At last spring’s 2018 Mackinac Policy Conference, Gov. Rick Snyder announced the $8 million Michigan Mobility Challenge, its goal to improve life for Michiganders through improved accessibility to transportation. Michigan is a leader in technological developments that will expand transportation possibilities for everyone, especially in accessibility for veterans, people with disabilities and seniors.
“As residents change the way they live, travel and use services, many of the technologies that are changing the transportation industry will be designed, tested and created in Michigan,” Snyder said in a statement. “The $8 million Michigan Mobility Challenge provides an opportunity to deliver innovative transportation solutions and further position the state as a leader in startup testing and deployment
A further component of the challenge is involving advocacy groups, state agencies and service providers via partnerships with the companies doing the work. Some of the advocacy groups mentioned are the Department of Health and Human Services; the Michigan Economic Development Corp.; the Department of Military and Veterans Affairs; the Michigan Department of Transportation; the Bureau of Services for Blind Persons; and the Michigan Department of Civil Rights Division on Deaf, Deafblind and Hard of Hearing. According to Snyder, funding comes from Michigan’s general fund and was part of the budget already passed.
Pilot projects are the name of the game, and Snyder said that not every venture that’s part of the challenge is going to work. “But that’s how we learn; that’s how we maintain our leadership position,” Snyder added.
Grant monies will go toward the cost of planning, delivering and monitoring demonstration services for a period of three months to six months. Coverage of remaining costs is anticipated to come from fares and contributions, among other sources.
“As the needs of residents change, we must develop creative solutions for addressing transit and infrastructure gaps that evolve with geographical shifts,” said Kirk Steudle, director of the Michigan Department of Transportation. “The $8 million Michigan Mobility Challenge allows us to use the assets we have and introduce new methods for getting travelers to their destinations as safely and efficiently as possible.”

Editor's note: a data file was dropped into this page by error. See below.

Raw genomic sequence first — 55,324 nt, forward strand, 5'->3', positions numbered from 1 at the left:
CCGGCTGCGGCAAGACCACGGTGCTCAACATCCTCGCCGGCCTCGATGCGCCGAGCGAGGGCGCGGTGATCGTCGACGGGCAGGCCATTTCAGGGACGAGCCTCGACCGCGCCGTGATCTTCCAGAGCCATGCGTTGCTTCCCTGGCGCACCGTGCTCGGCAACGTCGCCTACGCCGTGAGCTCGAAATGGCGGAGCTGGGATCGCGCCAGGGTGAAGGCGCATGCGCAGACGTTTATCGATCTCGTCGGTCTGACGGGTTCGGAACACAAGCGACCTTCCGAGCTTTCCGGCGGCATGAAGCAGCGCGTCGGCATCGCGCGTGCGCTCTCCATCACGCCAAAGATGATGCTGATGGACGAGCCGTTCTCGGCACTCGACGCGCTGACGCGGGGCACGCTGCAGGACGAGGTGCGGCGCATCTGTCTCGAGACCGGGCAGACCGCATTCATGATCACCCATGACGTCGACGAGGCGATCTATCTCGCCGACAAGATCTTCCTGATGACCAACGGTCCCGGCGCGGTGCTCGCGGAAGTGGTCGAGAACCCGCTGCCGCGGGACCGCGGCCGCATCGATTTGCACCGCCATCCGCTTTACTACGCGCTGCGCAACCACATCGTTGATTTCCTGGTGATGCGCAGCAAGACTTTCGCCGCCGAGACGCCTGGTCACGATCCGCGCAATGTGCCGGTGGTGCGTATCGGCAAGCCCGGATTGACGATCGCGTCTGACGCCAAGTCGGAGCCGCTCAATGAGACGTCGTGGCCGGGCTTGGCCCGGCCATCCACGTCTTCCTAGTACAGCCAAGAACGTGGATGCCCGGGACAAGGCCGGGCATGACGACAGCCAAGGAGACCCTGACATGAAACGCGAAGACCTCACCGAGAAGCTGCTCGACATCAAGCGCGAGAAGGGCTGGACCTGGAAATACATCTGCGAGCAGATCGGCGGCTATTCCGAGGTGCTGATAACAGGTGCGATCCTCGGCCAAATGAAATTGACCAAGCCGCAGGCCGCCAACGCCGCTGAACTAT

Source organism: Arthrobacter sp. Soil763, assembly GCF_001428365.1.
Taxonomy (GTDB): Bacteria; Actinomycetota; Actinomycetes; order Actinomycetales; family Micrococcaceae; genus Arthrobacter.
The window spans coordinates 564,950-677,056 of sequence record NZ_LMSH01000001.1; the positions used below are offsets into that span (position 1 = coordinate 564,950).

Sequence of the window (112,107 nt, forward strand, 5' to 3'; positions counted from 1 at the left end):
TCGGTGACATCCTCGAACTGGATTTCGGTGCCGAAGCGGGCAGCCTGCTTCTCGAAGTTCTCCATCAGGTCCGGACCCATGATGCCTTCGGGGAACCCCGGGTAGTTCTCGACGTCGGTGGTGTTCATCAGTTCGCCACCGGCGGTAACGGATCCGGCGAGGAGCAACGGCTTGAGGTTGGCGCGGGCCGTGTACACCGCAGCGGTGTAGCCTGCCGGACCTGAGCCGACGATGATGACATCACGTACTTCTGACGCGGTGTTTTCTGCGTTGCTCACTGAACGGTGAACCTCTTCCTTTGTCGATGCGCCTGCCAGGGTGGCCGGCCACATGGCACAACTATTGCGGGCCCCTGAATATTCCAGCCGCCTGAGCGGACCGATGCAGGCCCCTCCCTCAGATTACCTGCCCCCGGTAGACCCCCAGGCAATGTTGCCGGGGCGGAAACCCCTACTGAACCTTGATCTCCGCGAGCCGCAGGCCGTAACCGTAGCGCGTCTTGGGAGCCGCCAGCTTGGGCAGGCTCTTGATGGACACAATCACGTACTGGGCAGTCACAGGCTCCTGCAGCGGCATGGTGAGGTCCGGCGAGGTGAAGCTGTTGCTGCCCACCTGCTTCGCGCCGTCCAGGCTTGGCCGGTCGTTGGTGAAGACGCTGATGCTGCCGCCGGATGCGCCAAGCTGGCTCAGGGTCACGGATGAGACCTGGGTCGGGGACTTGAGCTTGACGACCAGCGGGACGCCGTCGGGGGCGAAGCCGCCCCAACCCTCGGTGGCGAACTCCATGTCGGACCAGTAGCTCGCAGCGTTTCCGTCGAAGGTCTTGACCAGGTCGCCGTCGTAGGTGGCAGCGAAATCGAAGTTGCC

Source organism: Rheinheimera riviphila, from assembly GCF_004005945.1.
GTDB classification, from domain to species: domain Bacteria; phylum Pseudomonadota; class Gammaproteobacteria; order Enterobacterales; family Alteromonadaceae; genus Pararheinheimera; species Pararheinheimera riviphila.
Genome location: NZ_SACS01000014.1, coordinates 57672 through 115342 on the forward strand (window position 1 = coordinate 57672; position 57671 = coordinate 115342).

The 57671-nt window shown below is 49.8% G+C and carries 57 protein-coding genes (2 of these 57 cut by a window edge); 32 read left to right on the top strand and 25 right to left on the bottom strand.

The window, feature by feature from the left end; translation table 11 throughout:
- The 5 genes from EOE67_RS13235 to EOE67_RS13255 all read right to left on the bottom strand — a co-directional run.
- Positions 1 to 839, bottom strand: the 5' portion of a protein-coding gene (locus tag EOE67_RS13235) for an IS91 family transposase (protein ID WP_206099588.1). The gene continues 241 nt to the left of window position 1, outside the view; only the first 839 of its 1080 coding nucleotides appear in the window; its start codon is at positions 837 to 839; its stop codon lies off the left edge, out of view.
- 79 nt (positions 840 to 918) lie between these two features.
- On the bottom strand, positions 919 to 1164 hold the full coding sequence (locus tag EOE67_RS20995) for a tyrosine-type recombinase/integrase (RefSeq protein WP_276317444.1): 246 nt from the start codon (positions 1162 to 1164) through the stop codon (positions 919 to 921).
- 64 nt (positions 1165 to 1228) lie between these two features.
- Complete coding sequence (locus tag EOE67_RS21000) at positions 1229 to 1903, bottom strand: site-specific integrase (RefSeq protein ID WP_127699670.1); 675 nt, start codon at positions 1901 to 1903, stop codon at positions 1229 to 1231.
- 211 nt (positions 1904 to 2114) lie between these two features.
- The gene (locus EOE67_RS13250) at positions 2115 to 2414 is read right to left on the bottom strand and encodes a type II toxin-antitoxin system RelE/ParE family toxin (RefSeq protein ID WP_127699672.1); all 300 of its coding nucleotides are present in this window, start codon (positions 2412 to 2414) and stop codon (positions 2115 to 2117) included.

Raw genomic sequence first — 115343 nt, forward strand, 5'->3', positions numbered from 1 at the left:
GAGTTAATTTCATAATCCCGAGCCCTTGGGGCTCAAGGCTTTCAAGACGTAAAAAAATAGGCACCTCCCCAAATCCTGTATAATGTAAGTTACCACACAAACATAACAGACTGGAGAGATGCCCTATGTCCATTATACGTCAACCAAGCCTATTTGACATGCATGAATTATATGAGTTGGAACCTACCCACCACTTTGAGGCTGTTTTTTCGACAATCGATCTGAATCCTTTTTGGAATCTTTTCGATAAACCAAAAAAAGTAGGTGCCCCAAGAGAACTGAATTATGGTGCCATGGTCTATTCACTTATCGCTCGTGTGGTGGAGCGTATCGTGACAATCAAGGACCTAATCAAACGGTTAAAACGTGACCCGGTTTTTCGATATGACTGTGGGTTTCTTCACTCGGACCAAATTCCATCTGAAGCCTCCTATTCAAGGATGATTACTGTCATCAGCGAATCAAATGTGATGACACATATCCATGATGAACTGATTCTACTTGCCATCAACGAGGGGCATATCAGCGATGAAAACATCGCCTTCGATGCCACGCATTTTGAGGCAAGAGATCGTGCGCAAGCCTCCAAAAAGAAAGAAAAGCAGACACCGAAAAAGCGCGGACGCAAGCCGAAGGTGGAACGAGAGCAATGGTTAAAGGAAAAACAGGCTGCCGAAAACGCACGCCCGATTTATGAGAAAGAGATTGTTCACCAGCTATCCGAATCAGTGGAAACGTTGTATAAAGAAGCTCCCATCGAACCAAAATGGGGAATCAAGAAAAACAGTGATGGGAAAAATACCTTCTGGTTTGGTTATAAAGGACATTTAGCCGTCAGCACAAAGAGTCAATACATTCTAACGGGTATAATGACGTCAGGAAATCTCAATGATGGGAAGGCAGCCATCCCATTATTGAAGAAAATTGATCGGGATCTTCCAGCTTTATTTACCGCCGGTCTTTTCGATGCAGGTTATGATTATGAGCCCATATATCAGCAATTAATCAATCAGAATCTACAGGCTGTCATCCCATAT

Projects aiding the targeted populations of veterans, people with disabilities and seniors are to include living areas not as widely covered by transportation services, such as suburban and rural areas. The transportation department accepted proposals through July 16. Projects will vary in size and are intended to coordinate with current services to the greatest extent possible.
Organizations had a month after the request for proposals to announce their intentions with the further requirement that they launch a pilot within 60 days of winning state funding.
The Michigan Economic Development Corp. and its PlanetM initiative are doing everything possible to streamline the process of bringing mobility-focused companies and organizations to Michigan.
The organization’s website describes PlanetM as a “partnership of mobility organizations, communities, educational institutions, research and development, and government agencies working together to develop and deploy the mobility technologies driving the future.” The website goes on to say that PlanetM is available to any mobility-focused company or investor as a no-cost concierge service. Its job is to connect people and companies dedicated to making transportation mobility a priority and open to the possibilities of doing all that in Michigan.
“Besides making communities safer, greener and more productive,” said Trevor Pawl, president of PlanetM, “we believe a new mobility solution should also be a way to uphold a person’s dignity. If a mobility company or startup has a big idea, they should bring it to Michigan. The evolution of mobility demands collaboration between state, industry, community, advocacy and higher education leaders working together to make sure new mobility raises the quality of life for everyone.”
Michigan was one of the first states to allow self-driving cars on public roads, resulting in its leadership position in projects related to connected and automated vehicles (CAVs). Since research has shown seniors and people with disabilities to be inadequately served by current transportation options, and since they are typically more dependent on public transportation, advocates for veterans, seniors and those with disabilities have been heavily involved in planning pilot programs. Advancements in CAVs could be especially helpful to those populations.